.comment-link {margin-left:.6em;}

Wednesday, October 25, 2017

Big brother rears its head again

We should be used by now with the UK Government's disregard for privacy and individual rights when it comes to legislation on data protection. However, the latest back door infringement also has a racist tinge to it.

The Independent reports that new laws will give the Home Office the power to snoop on the personal data of millions of people for “immigration control”. They say that a little-noticed clause smuggled into data protection legislation creates an exemption to privacy rights for immigration investigations.

This has led to civil rights group Liberty to condemn the threat of “two-tier, racially discriminatory” rules. They have demanded that Parliament overturn the move:

Without a fightback, millions of migrants could have their personal information “corrected or erased” without knowing “who is processing their data, which data is being processed and why”, it warned. And the exemption is so broad that it could affect “volunteers running night shelters or food banks, or British citizens trying to access health services or education”.

Liberty suggested it had been inserted to allow the Home Office to more closely monitor EU nationals granted residency rights after Brexit.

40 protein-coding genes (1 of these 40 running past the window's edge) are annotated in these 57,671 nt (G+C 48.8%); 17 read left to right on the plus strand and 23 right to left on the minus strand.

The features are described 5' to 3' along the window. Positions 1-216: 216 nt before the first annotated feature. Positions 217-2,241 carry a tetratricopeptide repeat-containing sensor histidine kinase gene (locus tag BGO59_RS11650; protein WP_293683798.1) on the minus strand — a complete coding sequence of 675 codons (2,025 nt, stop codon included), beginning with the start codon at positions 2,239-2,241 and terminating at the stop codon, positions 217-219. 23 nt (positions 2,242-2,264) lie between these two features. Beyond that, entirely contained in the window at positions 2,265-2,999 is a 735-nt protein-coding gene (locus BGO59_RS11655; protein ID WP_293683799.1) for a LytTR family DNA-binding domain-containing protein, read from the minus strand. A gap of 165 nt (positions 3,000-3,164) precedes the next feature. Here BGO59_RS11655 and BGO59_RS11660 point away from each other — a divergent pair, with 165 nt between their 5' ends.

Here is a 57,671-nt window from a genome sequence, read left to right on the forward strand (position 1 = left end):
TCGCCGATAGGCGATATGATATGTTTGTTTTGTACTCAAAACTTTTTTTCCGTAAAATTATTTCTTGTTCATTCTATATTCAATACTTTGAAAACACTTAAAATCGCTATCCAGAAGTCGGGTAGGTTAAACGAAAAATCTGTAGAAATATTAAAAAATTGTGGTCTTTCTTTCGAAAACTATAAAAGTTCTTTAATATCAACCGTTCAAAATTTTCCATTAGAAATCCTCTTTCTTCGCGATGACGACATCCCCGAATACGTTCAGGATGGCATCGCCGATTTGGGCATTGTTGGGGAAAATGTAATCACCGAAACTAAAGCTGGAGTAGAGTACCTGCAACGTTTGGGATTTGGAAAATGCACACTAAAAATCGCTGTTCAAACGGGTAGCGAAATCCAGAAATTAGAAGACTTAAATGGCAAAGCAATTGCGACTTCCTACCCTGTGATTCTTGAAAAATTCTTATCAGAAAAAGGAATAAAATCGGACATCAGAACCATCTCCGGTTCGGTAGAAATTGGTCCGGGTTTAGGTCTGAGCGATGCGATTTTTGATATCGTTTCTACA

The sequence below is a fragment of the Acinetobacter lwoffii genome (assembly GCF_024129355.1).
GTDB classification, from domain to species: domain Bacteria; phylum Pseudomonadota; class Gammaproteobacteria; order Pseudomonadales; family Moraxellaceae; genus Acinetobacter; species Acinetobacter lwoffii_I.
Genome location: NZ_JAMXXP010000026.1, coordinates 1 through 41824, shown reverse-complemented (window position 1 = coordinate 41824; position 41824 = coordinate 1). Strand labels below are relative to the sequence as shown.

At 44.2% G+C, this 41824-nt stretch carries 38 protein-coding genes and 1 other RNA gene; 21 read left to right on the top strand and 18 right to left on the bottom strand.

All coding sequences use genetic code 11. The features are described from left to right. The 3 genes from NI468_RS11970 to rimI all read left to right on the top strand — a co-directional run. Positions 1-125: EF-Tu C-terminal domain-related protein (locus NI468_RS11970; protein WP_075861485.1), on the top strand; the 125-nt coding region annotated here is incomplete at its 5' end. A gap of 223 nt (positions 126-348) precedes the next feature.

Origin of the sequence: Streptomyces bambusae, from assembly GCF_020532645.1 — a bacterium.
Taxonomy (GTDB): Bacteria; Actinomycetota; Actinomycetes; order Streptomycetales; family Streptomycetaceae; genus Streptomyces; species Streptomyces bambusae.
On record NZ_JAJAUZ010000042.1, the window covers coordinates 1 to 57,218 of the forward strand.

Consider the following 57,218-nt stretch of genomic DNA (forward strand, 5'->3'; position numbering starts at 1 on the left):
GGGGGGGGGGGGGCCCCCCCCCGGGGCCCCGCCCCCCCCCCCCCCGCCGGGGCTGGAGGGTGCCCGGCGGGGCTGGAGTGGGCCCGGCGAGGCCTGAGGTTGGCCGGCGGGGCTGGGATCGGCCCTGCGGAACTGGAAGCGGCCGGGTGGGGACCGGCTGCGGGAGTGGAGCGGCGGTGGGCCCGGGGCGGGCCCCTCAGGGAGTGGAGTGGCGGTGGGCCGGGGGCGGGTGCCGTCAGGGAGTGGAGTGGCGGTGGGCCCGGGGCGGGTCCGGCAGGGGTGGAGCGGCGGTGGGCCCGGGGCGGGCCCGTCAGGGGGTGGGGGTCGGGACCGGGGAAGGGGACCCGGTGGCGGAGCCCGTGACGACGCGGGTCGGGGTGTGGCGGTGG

Martha Spurrier, the group’s director, said: “Even from a Government with a track record of fostering division and sanctioning discrimination, this is a particularly brazen expression of how low they will go to bring border control into our everyday lives, no matter the cost.

“The Government can’t be allowed to sneak this nakedly racist provision onto our law books. We urge the Lords to take it out of the bill.”

And Satbir Singh, the chief executive of the Joint Council for the Welfare of Immigrants, said: “Why should migrants be denied the right to have their information processed lawfully, fairly and transparently? “Bank accounts can be frozen, people can be denied healthcare or a place to live based on errors that will never be corrected.”

A previous attempt to link data privacy to immigration control was defeated in the 1983 after a similar outcry, the groups pointed out.

The breadth of this provision is shocking. There are better ways of managing immigration than the sort of breach of basic rights and racial profiling involved in this measure.
Are we slowloy becoming a police state?
Post a Comment

<< Home

This page is powered by Blogger. Isn't yours?